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From Ross Gardler <>
Subject Re: Forrest history (was Re: svn commit: r384121)
Date Thu, 09 Mar 2006 19:32:40 GMT
Maurice Gittens wrote:
> Since this thread has come up I will share my reasons with you.

Excellent, thank you...

> If what I have read about Apache projects is actual, Forrest is a meritocracy.
> While lurking on this list, I, a few times, took issue with the way merit 
> seems to be repudiated by certain members in the Forrest community. The 
> commit that reverted the mention of Thorsten as the inventor of the 
> dispatcher actually made me decide that the Forrest project is not for me.

For me, the key is that the dispatcher is not possible without a whole 
load of code that existed prior to the creation of the dispatcher and 
without the input of the community in design discussion.

> In what meritocracy is merit denied those deserving it?

In an ASF project merit is given by recognising the contributions of all 
contributors, not individuals. We recognise individual contributions by 
voting in as a committers, PMC members and eventually ASF members. We do 
not do it by recognising individual code contributions.

> Thorsten did great architectural, design and engineering work in the way he 
> orthogonalized the primitives needed for advance SOC in the Forrest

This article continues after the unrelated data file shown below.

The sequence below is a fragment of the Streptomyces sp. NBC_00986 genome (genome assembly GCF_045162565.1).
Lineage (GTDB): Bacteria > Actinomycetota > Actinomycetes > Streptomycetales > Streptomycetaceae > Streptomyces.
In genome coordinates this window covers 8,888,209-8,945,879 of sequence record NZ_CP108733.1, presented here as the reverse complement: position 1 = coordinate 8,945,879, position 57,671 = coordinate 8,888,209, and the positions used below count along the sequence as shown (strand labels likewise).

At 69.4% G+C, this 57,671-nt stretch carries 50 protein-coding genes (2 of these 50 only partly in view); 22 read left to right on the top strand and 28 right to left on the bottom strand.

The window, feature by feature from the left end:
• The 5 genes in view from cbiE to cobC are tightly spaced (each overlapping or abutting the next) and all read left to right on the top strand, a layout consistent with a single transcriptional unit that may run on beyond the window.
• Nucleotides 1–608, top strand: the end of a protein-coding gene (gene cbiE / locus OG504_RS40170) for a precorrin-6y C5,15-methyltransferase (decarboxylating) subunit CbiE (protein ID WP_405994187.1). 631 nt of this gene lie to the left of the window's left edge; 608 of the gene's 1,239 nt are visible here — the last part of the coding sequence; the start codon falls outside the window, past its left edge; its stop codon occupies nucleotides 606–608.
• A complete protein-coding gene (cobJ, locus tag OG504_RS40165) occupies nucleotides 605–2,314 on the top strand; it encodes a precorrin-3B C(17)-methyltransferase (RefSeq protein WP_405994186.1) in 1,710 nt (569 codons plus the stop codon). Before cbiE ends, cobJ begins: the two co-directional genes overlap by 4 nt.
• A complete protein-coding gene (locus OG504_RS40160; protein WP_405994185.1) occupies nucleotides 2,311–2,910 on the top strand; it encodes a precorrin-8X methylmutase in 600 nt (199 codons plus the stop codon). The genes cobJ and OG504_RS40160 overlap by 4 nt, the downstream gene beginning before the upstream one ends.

> framework. 

For the record, this is absolutely correct in observing the value of his 
  *leadership* in this work, but there are many others who have 
contributed to the dispatcher in many different ways, code patches, 
testing, design discussion, the workshop at ApacheCon, past code 
contributions etc.

> To do this he needed an appreciation of both the high level
> picture and the nitty-gritty details of Forrest.
> Does he not deserve a mention for this achievement and contribution? 

That credit is in the archives, in the SVN logs in the status.xml file, 
in the changes.html page and in the community memory and, most of all, 
by the fact that Thorsten is a committer and PMC member of the Forrest 

> Is it fair to project the fact that some feel their contribution are not 
> worthy mention, unto all?

Exactly - by claiming ownership (or implying ownership) one diminishes 
the contributions of others!

> If a person gives up the right to merit; why 
> does he feel that another person should as well?

A person is only expected to give up the concept of ownership. Merit 
comes from community recognition, ad in a healthy community, comes 
without asking for it. Thorsten has that recognition.

> Just about every Open Source project I know recognizes major
> contributors. Why not Forrest?

I cannot think of a single advantage where an individual *takes* such 
credit, only examples where it is *given* by the community as a whole.

Does Thorsten deserve such credit? Of course he does, and if you look in 
the archives you will see it all over the place. But others also deserve 
such credit.

> In the period I lurked on this list Thorsten _gave_, in the nontrivial sense, 
> possibly more than all others! Why is it that he should not _get_ factual
> recognition of this?

The key here is "in the period I lurked on this list", we must not